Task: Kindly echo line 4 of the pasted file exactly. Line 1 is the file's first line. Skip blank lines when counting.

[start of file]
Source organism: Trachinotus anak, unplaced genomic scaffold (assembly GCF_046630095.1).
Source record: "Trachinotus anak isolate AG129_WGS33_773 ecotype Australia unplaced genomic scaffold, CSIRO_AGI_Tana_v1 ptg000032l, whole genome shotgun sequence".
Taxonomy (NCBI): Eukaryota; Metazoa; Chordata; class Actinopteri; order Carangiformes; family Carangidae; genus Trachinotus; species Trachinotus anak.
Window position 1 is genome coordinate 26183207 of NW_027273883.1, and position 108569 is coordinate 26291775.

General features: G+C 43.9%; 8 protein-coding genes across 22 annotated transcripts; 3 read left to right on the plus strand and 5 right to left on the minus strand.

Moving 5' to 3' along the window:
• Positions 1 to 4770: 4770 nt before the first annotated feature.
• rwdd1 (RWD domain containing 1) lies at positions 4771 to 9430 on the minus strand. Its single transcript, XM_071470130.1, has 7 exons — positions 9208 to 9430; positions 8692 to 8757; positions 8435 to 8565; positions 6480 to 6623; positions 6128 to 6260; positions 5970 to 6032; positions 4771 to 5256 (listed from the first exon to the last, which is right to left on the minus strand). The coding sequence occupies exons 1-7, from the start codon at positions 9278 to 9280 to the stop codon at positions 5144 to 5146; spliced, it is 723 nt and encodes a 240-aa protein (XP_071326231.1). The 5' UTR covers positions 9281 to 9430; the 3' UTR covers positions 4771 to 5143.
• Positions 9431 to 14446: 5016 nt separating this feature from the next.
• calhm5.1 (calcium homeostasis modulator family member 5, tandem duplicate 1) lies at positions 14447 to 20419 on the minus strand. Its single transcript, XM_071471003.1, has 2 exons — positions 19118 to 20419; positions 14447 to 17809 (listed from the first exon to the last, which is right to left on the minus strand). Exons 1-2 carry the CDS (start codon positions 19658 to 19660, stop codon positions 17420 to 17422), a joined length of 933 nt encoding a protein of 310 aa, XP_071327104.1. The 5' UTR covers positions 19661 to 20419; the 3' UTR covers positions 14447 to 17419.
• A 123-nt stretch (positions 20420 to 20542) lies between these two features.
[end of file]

Window position 1 is genome coordinate 26183207 of NW_027273883.1, and position 108569 is coordinate 26291775.